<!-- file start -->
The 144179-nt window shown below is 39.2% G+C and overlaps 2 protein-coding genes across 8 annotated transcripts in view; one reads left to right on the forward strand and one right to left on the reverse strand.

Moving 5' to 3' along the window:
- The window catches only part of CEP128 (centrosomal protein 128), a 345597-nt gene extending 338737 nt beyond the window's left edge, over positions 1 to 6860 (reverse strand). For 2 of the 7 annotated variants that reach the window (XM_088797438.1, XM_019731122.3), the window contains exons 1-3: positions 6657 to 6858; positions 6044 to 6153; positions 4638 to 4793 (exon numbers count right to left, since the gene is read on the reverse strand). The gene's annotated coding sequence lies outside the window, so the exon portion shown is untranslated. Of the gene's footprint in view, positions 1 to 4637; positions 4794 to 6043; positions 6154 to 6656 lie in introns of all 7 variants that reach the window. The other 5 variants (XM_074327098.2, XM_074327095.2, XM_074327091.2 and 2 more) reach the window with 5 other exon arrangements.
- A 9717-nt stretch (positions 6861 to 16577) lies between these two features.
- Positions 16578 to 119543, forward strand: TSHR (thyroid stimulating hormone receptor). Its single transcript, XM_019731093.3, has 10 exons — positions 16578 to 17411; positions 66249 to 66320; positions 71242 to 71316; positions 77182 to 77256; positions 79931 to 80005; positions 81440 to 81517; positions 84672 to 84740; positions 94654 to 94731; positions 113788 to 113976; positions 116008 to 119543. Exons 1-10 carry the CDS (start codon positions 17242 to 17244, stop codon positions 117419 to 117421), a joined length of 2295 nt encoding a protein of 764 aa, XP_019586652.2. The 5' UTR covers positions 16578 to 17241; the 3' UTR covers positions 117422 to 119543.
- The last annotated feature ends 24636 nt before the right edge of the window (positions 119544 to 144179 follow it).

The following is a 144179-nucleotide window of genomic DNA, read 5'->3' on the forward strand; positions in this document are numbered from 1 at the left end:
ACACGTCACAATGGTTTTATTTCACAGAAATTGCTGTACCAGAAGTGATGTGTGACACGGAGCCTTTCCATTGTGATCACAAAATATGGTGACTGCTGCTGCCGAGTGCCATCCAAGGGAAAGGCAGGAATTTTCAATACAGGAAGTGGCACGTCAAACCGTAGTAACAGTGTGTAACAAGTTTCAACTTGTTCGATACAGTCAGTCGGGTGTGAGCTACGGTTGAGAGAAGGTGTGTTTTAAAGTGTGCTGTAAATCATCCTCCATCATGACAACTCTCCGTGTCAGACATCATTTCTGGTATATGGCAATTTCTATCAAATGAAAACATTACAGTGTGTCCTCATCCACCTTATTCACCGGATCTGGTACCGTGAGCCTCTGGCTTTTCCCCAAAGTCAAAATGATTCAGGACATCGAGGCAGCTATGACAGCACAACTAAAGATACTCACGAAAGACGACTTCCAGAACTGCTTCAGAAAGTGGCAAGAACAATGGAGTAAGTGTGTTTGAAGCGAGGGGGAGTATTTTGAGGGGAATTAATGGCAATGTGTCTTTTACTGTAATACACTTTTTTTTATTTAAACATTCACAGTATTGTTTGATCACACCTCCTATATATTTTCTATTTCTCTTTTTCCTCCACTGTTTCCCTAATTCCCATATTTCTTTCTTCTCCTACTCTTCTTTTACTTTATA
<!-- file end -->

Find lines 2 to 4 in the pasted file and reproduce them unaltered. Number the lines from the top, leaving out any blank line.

Moving 5' to 3' along the window:
- The window catches only part of CEP128 (centrosomal protein 128), a 345597-nt gene extending 338737 nt beyond the window's left edge, over positions 1 to 6860 (reverse strand). For 2 of the 7 annotated variants that reach the window (XM_088797438.1, XM_019731122.3), the window contains exons 1-3: positions 6657 to 6858; positions 6044 to 6153; positions 4638 to 4793 (exon numbers count right to left, since the gene is read on the reverse strand). The gene's annotated coding sequence lies outside the window, so the exon portion shown is untranslated. Of the gene's footprint in view, positions 1 to 4637; positions 4794 to 6043; positions 6154 to 6656 lie in introns of all 7 variants that reach the window. The other 5 variants (XM_074327098.2, XM_074327095.2, XM_074327091.2 and 2 more) reach the window with 5 other exon arrangements.
- A 9717-nt stretch (positions 6861 to 16577) lies between these two features.